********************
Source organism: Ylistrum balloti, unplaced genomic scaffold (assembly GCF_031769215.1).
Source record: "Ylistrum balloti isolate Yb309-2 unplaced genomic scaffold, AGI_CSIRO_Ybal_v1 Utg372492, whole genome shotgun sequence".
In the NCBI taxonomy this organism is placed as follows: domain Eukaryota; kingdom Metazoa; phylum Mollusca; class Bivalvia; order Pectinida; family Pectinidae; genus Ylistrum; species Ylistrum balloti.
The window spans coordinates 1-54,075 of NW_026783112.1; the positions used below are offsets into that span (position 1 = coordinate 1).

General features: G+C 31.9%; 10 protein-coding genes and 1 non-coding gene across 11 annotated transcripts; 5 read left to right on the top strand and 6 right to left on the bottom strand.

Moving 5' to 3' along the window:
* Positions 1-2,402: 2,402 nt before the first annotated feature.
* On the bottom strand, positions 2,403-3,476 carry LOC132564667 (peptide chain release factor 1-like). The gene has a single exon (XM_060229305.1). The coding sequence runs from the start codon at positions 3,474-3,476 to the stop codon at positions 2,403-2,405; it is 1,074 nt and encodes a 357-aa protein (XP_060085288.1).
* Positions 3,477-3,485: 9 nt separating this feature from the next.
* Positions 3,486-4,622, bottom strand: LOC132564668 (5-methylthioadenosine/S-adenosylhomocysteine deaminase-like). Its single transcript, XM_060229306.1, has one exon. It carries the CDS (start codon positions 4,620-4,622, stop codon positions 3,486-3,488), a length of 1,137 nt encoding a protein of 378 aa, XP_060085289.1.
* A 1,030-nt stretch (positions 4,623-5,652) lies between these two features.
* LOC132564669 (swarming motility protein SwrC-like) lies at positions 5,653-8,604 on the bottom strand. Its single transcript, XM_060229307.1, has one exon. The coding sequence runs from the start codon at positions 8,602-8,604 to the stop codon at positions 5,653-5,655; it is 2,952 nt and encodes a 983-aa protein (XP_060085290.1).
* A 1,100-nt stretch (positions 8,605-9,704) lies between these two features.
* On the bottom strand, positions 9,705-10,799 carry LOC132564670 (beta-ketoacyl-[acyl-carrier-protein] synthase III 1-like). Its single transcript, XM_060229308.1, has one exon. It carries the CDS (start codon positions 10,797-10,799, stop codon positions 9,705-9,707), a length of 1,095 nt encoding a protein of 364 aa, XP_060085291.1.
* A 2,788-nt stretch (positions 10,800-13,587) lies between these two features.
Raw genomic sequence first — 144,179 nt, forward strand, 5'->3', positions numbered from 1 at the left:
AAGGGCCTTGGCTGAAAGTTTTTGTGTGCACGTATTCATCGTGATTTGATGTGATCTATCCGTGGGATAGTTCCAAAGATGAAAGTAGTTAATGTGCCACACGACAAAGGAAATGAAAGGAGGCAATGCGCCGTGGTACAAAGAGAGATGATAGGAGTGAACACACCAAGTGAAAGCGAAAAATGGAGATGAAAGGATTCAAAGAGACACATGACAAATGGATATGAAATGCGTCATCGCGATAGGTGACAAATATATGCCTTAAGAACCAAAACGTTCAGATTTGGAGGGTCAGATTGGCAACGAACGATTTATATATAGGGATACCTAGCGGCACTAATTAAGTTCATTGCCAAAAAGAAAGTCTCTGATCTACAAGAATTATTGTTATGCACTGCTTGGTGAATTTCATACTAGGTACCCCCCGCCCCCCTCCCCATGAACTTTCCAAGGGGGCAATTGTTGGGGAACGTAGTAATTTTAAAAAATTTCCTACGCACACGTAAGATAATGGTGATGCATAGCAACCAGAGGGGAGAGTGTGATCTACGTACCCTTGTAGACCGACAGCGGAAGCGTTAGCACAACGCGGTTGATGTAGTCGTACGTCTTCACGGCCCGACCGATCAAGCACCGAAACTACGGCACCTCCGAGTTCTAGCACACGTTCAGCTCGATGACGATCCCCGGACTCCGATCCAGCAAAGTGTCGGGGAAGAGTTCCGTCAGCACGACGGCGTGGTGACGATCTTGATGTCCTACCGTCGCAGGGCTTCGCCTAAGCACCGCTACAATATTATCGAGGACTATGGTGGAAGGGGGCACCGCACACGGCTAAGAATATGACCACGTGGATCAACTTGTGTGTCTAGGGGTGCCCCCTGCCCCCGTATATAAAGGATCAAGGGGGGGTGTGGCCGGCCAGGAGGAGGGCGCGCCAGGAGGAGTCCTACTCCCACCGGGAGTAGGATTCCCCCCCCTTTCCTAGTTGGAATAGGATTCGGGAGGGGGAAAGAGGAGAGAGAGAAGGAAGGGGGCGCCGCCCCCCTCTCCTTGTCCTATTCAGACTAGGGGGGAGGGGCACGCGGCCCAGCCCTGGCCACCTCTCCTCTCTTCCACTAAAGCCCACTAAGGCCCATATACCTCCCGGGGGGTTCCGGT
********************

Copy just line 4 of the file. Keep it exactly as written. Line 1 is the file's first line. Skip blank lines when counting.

The window spans coordinates 1-54,075 of NW_026783112.1; the positions used below are offsets into that span (position 1 = coordinate 1).